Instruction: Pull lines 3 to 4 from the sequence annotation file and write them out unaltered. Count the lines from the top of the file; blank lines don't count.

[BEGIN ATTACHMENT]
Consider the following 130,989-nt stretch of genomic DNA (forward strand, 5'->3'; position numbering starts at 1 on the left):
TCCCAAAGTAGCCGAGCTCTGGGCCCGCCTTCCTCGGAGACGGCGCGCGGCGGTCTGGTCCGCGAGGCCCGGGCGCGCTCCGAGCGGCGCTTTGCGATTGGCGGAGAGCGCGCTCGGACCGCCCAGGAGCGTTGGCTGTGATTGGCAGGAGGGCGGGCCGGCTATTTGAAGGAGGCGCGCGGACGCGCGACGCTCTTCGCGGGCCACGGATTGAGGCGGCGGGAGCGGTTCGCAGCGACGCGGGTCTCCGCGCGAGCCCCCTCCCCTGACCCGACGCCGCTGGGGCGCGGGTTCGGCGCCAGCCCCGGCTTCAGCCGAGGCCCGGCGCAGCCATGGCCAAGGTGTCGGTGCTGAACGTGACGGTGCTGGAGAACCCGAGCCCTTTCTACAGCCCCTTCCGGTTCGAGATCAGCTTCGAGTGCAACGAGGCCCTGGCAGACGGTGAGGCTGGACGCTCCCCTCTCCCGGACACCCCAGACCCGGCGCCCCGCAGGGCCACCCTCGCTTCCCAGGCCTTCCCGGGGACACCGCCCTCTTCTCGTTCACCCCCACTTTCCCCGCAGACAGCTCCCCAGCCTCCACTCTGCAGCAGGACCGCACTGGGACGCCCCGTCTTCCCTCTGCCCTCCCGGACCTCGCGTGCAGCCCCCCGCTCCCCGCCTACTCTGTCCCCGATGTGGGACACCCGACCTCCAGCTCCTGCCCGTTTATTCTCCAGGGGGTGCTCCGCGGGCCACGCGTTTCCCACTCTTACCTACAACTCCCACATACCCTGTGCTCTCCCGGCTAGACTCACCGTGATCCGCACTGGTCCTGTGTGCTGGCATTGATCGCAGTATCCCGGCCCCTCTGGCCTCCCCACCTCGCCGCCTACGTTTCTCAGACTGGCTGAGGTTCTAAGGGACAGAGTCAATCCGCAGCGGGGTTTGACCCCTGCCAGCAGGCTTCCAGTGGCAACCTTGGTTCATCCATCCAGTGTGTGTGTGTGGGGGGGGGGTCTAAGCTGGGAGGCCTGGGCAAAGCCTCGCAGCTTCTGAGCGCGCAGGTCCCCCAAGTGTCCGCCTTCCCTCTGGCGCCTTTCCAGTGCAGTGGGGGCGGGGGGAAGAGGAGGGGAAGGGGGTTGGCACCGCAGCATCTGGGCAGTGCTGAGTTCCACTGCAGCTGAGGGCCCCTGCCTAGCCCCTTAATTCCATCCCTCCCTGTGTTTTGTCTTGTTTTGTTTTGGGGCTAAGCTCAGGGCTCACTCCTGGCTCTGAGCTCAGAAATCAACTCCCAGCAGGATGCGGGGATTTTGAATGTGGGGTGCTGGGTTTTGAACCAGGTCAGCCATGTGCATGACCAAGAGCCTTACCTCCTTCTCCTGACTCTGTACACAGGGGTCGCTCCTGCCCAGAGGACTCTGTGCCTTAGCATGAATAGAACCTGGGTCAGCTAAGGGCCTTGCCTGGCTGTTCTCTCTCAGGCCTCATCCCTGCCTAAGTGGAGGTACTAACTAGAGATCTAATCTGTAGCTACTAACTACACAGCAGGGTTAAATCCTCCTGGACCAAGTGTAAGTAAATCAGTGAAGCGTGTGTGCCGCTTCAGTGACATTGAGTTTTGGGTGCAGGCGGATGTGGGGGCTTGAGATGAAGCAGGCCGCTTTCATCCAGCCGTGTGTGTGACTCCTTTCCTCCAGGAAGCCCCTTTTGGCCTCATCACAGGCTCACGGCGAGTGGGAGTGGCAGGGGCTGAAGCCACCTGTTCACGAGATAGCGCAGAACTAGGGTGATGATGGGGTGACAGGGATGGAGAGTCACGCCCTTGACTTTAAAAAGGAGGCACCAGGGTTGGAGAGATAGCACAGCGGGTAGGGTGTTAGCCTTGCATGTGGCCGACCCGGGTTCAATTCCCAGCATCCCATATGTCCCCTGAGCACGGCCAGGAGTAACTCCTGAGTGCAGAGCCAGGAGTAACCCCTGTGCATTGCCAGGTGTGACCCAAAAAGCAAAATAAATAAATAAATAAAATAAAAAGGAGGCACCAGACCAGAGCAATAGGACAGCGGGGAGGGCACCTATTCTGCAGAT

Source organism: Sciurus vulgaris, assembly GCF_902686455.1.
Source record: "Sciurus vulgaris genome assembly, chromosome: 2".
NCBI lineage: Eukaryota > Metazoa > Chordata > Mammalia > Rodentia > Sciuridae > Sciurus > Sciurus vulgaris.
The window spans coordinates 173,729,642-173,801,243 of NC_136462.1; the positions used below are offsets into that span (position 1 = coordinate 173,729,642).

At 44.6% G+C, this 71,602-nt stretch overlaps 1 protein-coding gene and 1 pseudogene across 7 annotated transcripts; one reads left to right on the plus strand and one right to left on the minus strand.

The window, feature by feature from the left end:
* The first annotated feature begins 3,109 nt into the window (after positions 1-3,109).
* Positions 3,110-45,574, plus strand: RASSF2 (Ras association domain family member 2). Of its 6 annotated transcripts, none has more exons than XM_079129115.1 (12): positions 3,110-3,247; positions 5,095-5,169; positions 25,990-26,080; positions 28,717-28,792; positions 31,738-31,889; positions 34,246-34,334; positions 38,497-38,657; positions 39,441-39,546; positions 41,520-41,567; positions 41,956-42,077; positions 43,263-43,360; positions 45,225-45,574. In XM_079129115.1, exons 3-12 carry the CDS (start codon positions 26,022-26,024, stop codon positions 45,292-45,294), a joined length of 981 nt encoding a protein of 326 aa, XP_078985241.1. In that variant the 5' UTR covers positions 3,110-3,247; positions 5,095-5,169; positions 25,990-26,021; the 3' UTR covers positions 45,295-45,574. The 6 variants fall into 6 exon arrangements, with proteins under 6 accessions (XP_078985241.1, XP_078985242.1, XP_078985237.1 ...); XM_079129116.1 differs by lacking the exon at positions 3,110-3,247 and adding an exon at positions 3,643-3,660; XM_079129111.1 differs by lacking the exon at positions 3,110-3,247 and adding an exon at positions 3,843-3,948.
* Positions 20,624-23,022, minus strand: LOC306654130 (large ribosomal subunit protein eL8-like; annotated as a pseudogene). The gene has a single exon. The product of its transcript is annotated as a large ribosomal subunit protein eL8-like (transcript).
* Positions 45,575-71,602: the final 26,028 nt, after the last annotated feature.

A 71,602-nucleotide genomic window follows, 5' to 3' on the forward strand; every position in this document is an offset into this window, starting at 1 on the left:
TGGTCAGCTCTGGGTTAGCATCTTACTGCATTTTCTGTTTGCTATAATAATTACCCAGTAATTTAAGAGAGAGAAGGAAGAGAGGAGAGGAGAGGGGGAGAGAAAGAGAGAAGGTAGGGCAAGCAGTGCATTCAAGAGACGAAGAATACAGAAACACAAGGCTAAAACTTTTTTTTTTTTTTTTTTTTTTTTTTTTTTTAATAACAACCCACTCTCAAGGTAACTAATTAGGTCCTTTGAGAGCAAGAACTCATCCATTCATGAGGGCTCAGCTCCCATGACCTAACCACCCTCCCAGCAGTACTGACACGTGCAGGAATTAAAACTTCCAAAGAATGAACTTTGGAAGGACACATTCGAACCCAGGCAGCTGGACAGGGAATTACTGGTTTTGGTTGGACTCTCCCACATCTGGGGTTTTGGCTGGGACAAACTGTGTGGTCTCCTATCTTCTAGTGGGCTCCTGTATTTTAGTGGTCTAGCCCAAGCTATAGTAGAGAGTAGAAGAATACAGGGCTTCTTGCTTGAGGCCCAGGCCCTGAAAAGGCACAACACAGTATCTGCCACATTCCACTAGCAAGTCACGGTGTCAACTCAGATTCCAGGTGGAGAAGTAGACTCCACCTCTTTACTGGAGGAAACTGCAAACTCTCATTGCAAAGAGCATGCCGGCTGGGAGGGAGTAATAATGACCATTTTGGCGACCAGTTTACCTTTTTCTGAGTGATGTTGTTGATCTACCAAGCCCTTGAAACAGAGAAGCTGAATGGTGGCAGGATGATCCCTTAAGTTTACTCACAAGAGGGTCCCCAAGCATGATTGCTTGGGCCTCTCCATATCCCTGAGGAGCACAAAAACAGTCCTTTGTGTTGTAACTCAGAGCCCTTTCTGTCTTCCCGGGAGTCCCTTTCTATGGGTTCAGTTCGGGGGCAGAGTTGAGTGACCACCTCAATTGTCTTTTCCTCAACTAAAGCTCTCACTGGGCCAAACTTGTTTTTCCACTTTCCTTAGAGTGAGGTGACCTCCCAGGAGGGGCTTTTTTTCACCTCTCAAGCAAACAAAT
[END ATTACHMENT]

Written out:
Source organism: Sciurus vulgaris, assembly GCF_902686455.1.
Source record: "Sciurus vulgaris genome assembly, chromosome: 2".